Hi all, Wally from Johannesburg South Africa here. I previously posted in May 2011 and had some very pleasing replies.

I have eventually obtained a Histopathology following upon the resection of the right middle lobe of the right lung. You may recall that about 5 years ago I had a resection of a malignant melanoma in-situ from my right ear. Final Histology report stated up to 1 mitosis / mm2 could be seen. Breslow 0 Clarke Level 1. No ulceration. Solar elastosis of collagen noted in upper part of dermis. Surgical margins free from the lesion with a radical perimeter of 5mm and a vertical perimeter of 8mm.

Macros copy of lung resection:

  1. Medial segment middle lobe – stapled pulmonary wedge resection 40X30X30mm (18 grams), in which there is a fleshy greyish-white tumour, 20mm in diameter as per macro photograph fig 1.
  2. Lateral segment, middle lobe – pulmonary wedge resection 80X30X10mm (14 grams), with an area of HAEMMORHAGE/QUERY HAMEORRHAGIC INFARCTION measuring 30X10mm as per macro photograph fig 2.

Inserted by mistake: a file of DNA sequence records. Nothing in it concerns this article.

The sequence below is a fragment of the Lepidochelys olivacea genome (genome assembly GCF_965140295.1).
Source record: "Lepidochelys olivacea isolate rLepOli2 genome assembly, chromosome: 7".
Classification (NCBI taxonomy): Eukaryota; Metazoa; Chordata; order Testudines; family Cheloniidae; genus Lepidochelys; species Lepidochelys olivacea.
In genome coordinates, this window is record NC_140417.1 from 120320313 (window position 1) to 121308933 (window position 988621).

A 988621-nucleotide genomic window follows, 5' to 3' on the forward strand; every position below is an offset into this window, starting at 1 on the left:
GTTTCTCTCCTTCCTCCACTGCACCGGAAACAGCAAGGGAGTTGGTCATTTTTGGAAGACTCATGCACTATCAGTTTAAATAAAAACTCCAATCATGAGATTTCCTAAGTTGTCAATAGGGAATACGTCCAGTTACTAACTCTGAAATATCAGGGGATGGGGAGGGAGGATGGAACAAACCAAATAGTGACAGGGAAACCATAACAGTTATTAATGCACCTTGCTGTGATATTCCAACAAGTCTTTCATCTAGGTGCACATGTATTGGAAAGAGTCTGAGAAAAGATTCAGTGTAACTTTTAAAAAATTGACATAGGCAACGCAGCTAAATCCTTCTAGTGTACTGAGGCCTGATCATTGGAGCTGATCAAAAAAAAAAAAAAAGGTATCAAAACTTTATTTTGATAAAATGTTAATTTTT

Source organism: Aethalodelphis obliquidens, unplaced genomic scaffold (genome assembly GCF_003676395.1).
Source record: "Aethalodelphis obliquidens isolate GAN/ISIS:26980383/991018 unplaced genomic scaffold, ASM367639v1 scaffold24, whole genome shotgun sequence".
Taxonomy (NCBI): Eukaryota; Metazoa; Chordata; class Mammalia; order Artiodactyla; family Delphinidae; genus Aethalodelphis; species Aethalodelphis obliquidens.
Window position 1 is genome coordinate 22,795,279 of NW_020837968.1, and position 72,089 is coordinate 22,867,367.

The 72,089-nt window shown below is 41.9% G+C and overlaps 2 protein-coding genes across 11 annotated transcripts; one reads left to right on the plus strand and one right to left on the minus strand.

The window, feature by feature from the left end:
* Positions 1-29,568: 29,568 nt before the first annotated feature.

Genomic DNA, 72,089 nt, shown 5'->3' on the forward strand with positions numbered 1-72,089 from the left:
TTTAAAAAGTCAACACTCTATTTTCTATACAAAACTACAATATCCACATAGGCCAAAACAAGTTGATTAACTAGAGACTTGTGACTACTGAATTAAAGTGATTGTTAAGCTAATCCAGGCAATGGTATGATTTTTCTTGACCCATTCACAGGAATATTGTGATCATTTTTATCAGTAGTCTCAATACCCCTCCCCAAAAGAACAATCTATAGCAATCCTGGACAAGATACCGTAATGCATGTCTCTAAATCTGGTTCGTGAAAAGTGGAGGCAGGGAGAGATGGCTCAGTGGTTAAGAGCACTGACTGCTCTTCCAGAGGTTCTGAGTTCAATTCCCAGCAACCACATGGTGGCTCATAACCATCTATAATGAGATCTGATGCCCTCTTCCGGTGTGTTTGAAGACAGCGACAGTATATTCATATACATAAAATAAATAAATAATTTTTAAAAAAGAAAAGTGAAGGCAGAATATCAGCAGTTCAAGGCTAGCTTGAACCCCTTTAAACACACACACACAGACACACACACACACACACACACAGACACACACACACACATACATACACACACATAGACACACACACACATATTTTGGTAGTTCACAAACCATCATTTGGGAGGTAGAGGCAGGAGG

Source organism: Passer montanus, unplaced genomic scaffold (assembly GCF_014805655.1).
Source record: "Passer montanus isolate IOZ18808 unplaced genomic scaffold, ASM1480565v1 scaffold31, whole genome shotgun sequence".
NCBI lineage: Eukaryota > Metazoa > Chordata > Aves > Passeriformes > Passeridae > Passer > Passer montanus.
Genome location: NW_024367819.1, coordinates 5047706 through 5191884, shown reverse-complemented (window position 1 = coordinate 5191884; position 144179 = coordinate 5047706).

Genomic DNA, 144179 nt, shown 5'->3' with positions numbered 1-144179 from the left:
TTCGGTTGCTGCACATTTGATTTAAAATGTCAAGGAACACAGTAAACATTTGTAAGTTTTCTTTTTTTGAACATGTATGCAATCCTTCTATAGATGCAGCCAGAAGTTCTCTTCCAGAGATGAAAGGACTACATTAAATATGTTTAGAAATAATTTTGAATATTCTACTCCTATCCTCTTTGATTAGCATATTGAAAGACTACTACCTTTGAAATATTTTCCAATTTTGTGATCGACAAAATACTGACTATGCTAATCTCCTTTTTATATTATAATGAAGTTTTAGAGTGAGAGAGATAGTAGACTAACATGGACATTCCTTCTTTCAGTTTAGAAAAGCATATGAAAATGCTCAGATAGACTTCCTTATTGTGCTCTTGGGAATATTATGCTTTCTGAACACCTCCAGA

Representative sections of the MEDIAL SEGMENT/MIDDLE LOBE/SPECIMAN 1 shows pulmonary parenchyma in which the presence of a METASTATIC PLEOMORPHIC PIGMENTED EPITHELIOID TUMOUR is present, within an intrapulmonary lymph node.

This tumour has features consistent with those of a METASTATIC MALIGNANT MELANOMA.

Representative sections of LATERAL SEGMENT OF THE MIDDLE LOBE/SPECIMEN 2 show an area of recent pleural intrapulmonary haemorrhage.

There is, within this tissue, desquamated bronchial epithelium, which shows the appearance of a “pseudo tumour”.


Appropriate immunohistochemical confirmation of the SUSPECTED METASTATIC MALIGNANT MELANOMA will follow. HMB45/Mel A marker.

ICD-10 Coding                    C34.9